On appeal from the Superior Court of New Jersey, Chancery Division, Bergen County, Docket No. F-31902-07.
NOT FOR PUBLICATION WITHOUT THE APPROVAL OF THE APPELLATE DIVISION
Before Judges Sabatino and Ostrer.
The trial court denied defendant's motion to vacate a default judgment of foreclosure. On appeal, defendant argues that (1) the judgment is void because there was inadequate service of process; and (2) default judgment should have been vacated under Rule 4:50-1(a) ("excusable neglect") and Rule 4:50-1(f) ("any other reason justifying relief").
We are unpersuaded and affirm.
According to the mortgage note and other record evidence, defendant Verta Tross borrowed $436,000, secured by a mortgage from America's Wholesale Lender with an 8.9 percent rate, to buy a house in Englewood in January 2007. The monthly payment was $3,476.83. She certified that she was laid off and collecting unemployment compensation at the time, but, apparently, she previously had been earning $54,000 a year. Defense counsel represented to the trial court that defendant put no equity into the home. According to the loan documents, she represented that the property would be her principal residence. Along with the $436,000 mortgage, she allegedly executed a second mortgage for $109,000. In argument before the trial court, defense counsel represented, over plaintiff's objection, that the $109,000 was withheld as closing costs. However, the record before us does not include the settlement statement. The second mortgagee was named as a co-defendant in the foreclosure suit.
Defendant defaulted in July 2007. She claimed that she was attempting to reach a work-out with the first mortgagee,*fn1 but there is no documentary proof of that in the record. Bank of New York (BNY) brought a foreclosure action in December 2007. BNY had been assigned the note and mortgage in November 2007, according to the complaint. As we discuss at greater length below, the trial court found that personal service was made at the Englewood residence on defendant's brother, Spencer Tross, on December 8, 2007.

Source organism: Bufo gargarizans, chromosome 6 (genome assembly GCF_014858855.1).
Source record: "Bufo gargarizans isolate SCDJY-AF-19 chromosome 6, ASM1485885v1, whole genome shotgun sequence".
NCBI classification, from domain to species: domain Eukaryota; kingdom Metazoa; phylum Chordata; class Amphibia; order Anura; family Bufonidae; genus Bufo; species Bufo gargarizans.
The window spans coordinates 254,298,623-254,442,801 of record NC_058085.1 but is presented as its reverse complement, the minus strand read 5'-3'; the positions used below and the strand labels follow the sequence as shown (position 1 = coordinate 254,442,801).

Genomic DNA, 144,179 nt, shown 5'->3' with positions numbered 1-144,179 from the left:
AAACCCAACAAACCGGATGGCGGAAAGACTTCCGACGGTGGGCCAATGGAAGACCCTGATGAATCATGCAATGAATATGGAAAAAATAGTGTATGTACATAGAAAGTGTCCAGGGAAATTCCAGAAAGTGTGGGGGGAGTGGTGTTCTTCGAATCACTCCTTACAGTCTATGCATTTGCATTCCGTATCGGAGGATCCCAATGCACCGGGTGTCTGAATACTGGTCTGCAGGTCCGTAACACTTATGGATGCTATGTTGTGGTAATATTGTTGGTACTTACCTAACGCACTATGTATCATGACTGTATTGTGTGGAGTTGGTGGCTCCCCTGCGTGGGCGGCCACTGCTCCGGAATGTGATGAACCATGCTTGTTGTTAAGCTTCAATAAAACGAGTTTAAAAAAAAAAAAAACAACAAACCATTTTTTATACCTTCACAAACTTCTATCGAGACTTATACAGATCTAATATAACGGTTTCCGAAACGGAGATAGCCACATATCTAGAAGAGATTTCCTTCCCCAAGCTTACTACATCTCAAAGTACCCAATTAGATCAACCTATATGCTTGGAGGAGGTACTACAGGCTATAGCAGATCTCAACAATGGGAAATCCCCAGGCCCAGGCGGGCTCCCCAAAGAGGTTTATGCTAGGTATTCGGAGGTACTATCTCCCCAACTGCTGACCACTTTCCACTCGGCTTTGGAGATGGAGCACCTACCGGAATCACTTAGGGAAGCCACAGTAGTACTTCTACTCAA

No answer was filed, and default was entered January 17, 2008. Notice of the entry of default was mailed to the residence on January 29, 2008. There was no evidence of its return as undelivered.
A notice to cure was sent certified, return receipt requested, to the Englewood residence in January 2008. Defendant herself signed for it on February 13, 2008. The notice referred to the pending foreclosure suit and warned defendant that plaintiff would seek entry of final judgment if she did not cure. Defendant did not respond.
Plaintiff obtained a default judgment on May 21, 2008 in the amount of $466,414.70, plus interest and fees. The judgment was mailed to defendant at the Englewood residence on June 27, 2008. On September 23, 2008, plaintiff sent defendant, again to the same Englewood address, notice of a Sheriff's sale scheduled for October 10, 2008. It was sent by regular mail, and by certified mail, which was unclaimed. The sale proceeded.